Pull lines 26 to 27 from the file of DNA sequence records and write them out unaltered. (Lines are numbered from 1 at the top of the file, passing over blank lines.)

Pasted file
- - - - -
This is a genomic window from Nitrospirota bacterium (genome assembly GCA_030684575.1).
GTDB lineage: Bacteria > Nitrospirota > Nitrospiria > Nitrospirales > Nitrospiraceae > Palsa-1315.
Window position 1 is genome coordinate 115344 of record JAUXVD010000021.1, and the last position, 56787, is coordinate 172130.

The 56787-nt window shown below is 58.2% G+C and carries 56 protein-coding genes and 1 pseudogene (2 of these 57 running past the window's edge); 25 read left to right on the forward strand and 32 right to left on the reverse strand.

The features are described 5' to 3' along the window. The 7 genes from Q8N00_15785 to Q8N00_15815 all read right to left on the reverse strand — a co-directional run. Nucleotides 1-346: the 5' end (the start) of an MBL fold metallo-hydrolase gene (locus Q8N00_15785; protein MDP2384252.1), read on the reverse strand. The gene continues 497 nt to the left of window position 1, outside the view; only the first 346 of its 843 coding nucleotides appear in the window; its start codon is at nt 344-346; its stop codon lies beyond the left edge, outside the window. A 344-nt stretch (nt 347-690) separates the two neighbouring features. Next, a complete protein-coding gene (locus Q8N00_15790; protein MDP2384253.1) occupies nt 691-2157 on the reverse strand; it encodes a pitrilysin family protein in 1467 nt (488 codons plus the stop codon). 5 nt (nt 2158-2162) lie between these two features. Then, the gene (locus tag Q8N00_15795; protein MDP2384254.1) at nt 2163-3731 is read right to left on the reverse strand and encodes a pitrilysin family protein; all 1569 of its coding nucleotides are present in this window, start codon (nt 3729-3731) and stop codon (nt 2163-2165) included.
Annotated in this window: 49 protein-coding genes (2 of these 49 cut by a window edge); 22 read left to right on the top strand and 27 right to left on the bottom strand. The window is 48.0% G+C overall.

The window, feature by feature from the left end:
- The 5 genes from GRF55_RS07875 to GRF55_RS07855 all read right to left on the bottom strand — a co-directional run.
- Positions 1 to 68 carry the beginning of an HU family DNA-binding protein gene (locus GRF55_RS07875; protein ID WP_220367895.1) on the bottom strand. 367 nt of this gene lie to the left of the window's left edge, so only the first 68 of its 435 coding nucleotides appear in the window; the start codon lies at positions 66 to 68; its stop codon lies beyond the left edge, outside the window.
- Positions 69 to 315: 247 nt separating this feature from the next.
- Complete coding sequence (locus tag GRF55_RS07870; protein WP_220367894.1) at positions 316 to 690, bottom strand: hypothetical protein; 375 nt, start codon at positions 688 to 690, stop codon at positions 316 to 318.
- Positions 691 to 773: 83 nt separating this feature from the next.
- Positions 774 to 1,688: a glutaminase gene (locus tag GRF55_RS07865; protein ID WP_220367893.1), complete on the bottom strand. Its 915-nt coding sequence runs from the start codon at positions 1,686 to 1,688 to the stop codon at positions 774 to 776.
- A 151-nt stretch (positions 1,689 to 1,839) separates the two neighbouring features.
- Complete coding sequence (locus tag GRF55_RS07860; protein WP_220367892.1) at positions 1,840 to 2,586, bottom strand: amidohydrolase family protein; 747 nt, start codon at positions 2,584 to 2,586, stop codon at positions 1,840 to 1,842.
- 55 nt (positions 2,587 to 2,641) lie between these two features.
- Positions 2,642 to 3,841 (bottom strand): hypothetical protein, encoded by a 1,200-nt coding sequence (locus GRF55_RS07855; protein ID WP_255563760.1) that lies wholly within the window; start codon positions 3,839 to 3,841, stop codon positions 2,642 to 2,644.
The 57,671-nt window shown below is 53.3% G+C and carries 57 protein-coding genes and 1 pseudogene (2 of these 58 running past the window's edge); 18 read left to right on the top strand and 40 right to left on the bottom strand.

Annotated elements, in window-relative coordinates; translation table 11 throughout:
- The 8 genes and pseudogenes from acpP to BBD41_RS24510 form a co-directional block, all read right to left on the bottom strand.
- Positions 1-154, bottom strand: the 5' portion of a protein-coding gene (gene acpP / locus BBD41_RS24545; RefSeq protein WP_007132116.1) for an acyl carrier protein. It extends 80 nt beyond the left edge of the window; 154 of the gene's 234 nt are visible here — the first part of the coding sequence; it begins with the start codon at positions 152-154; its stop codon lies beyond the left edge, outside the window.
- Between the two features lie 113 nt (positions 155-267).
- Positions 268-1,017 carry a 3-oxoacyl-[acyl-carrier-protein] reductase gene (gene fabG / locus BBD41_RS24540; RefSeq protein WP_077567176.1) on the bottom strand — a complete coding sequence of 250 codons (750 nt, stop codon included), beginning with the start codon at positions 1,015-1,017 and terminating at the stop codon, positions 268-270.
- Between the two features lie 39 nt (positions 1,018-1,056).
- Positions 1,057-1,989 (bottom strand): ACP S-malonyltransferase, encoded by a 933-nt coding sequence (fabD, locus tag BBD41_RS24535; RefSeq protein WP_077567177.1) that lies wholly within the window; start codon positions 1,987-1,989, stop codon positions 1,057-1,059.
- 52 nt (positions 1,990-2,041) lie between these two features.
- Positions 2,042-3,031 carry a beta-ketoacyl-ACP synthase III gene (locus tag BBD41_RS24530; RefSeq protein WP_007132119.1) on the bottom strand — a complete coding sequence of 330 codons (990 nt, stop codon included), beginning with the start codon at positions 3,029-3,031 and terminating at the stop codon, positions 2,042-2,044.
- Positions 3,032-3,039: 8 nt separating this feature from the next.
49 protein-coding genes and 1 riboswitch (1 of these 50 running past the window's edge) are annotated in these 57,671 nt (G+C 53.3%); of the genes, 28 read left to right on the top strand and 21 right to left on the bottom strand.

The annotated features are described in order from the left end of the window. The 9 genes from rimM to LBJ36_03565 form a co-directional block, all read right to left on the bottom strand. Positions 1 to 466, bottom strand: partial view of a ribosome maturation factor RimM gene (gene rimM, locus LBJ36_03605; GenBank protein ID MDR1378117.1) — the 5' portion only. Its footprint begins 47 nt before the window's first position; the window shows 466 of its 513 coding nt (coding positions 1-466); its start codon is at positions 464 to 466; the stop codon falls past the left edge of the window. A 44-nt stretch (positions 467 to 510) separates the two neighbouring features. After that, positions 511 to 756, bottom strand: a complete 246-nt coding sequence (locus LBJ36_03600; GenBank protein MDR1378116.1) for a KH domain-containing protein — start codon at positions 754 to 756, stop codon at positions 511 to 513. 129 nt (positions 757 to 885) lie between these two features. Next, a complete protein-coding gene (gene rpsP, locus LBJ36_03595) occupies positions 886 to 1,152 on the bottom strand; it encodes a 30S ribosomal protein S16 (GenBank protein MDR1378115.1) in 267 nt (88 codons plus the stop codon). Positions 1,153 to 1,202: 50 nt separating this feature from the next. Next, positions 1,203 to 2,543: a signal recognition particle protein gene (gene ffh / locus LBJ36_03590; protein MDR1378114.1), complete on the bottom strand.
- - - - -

- 52 nt (positions 1,990-2,041) lie between these two features.
- Positions 2,042-3,031 carry a beta-ketoacyl-ACP synthase III gene (locus tag BBD41_RS24530; RefSeq protein WP_007132119.1) on the bottom strand — a complete coding sequence of 330 codons (990 nt, stop codon included), beginning with the start codon at positions 3,029-3,031 and terminating at the stop codon, positions 2,042-2,044.